In July 2010 the Health and Safety Executive (HSE) launched Key Programme 4 (KP4) targeting ageing and life extension (ALE) issues relating to offshore installations. November 2012 sees the publication of the KP4 interim report, which details the progress of the programme to date.
KP4 is a programme of targeted inspections which aim to improve management of ageing offshore assets and to identify best practice. It follows on from the KP3 Programme ran by the HSE in 2009 highlighting issues in asset integrity. The interim report notes that at the present stage in KP4 approximately 65% of the offshore industry has had KP4 inspections.
Key themes and findings amongst the inspections focus on:
- Organisational factors
- Process safety
- Fire and explosion
- Electrical, control and instrumentation
- Marine integrity management
The report also notes that KP4 aims to encourage a culture of sharing and learning of good practices across the industry to deliver improvements in ALE. Part of the KP4 strategy is also to ensure appropriate workforce involvement. The report notes that more needs to be done in terms of both culture and engagement for long term development.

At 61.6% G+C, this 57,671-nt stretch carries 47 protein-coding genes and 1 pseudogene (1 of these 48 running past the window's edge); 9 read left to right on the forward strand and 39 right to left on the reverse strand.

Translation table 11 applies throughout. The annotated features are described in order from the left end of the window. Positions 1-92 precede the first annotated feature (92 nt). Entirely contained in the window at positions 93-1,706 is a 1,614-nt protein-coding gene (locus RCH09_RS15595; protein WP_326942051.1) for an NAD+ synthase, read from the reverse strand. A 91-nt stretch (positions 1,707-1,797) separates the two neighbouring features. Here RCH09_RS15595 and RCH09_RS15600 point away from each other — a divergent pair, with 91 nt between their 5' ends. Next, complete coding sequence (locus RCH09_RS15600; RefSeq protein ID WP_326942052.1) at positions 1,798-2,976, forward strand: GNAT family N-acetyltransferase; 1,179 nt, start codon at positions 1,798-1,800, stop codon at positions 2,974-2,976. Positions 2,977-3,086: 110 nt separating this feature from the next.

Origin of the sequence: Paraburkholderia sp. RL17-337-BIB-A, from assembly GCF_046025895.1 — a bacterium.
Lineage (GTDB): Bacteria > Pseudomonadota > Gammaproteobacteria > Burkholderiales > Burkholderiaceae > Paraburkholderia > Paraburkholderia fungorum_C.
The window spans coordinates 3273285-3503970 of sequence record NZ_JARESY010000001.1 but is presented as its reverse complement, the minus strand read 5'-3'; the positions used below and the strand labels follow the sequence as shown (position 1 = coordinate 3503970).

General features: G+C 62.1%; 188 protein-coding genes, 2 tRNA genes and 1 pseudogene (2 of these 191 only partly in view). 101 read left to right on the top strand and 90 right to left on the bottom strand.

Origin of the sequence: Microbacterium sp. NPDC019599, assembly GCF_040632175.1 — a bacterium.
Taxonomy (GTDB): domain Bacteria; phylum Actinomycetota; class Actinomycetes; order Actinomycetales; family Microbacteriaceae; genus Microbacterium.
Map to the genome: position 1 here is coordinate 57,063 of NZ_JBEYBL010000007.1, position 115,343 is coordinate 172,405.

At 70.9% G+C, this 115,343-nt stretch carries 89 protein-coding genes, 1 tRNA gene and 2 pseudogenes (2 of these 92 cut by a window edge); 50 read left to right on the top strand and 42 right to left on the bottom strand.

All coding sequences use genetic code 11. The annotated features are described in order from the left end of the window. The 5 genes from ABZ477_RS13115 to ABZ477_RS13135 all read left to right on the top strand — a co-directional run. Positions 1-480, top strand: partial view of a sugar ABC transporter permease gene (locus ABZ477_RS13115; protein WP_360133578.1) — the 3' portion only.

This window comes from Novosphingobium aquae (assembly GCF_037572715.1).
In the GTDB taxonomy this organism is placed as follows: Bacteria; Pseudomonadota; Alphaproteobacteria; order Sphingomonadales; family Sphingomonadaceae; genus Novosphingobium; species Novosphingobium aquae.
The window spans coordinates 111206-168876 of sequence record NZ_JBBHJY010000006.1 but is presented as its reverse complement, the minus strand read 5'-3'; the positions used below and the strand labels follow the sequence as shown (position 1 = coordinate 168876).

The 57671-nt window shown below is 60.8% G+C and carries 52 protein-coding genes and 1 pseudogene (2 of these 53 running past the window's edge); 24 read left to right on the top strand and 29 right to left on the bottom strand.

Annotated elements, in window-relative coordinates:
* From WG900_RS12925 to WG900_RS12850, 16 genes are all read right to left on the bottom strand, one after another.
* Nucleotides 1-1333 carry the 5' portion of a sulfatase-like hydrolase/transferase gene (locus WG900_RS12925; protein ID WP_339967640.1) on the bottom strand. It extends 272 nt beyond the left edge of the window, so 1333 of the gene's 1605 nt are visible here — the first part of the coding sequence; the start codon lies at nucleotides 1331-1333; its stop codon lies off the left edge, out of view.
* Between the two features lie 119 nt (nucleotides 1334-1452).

The publication of the report has been welcomed by the industry association, Oil & Gas UK. Bob Lauder, health and safety policy manager for Oil & Gas UK, stated:
“This latest report from HSE highlights a number of very positive findings with regards to good practice identified during its inspections. We’re pleased to see highlighted the fact that duty holders are taking ageing and life extension very seriously, with a strong recognition among senior managers of the importance of these issues.”
KP4 will run until December 2013 by which point all dutyholders will have been inspected and should be implementing long term installation plans. Following this, the intention is for the HSE to review the implementation of these plans, focusing particularly on the commitment of senior management personnel to maintaining asset integrity.
To access the report please click here